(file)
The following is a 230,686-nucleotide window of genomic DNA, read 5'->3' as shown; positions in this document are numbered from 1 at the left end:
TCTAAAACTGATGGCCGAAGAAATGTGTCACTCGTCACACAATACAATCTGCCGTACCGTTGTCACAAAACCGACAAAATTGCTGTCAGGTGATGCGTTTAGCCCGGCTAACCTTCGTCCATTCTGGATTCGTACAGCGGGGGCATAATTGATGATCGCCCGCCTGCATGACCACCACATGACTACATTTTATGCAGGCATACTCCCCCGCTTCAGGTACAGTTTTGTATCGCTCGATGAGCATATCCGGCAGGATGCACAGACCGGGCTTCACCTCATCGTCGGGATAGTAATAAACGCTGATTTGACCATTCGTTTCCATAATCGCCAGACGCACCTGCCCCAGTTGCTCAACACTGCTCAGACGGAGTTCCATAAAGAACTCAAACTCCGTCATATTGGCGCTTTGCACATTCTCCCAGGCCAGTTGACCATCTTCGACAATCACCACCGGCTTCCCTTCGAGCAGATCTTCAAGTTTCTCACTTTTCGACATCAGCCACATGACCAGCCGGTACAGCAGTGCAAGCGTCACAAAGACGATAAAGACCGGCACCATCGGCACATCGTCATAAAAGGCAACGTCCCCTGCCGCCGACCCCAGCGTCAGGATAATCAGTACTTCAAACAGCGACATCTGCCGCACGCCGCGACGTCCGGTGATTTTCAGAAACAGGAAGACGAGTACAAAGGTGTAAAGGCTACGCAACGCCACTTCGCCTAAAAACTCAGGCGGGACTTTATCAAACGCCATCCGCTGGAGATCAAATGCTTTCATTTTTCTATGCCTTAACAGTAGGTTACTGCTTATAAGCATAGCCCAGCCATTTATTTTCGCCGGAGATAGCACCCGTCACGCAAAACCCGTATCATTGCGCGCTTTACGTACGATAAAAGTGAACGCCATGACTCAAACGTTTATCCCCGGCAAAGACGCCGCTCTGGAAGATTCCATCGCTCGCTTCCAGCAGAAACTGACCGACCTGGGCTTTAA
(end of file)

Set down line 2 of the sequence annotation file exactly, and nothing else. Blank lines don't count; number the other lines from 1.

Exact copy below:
TCTAAAACTGATGGCCGAAGAAATGTGTCACTCGTCACACAATACAATCTGCCGTACCGTTGTCACAAAACCGACAAAATTGCTGTCAGGTGATGCGTTTAGCCCGGCTAACCTTCGTCCATTCTGGATTCGTACAGCGGGGGCATAATTGATGATCGCCCGCCTGCATGACCACCACATGACTACATTTTATGCAGGCATACTCCCCCGCTTCAGGTACAGTTTTGTATCGCTCGATGAGCATATCCGGCAGGATGCACAGACCGGGCTTCACCTCATCGTCGGGATAGTAATAAACGCTGATTTGACCATTCGTTTCCATAATCGCCAGACGCACCTGCCCCAGTTGCTCAACACTGCTCAGACGGAGTTCCATAAAGAACTCAAACTCCGTCATATTGGCGCTTTGCACATTCTCCCAGGCCAGTTGACCATCTTCGACAATCACCACCGGCTTCCCTTCGAGCAGATCTTCAAGTTTCTCACTTTTCGACATCAGCCACATGACCAGCCGGTACAGCAGTGCAAGCGTCACAAAGACGATAAAGACCGGCACCATCGGCACATCGTCATAAAAGGCAACGTCCCCTGCCGCCGACCCCAGCGTCAGGATAATCAGTACTTCAAACAGCGACATCTGCCGCACGCCGCGACGTCCGGTGATTTTCAGAAACAGGAAGACGAGTACAAAGGTGTAAAGGCTACGCAACGCCACTTCGCCTAAAAACTCAGGCGGGACTTTATCAAACGCCATCCGCTGGAGATCAAATGCTTTCATTTTTCTATGCCTTAACAGTAGGTTACTGCTTATAAGCATAGCCCAGCCATTTATTTTCGCCGGAGATAGCACCCGTCACGCAAAACCCGTATCATTGCGCGCTTTACGTACGATAAAAGTGAACGCCATGACTCAAACGTTTATCCCCGGCAAAGACGCCGCTCTGGAAGATTCCATCGCTCGCTTCCAGCAGAAACTGACCGACCTGGGCTTTAA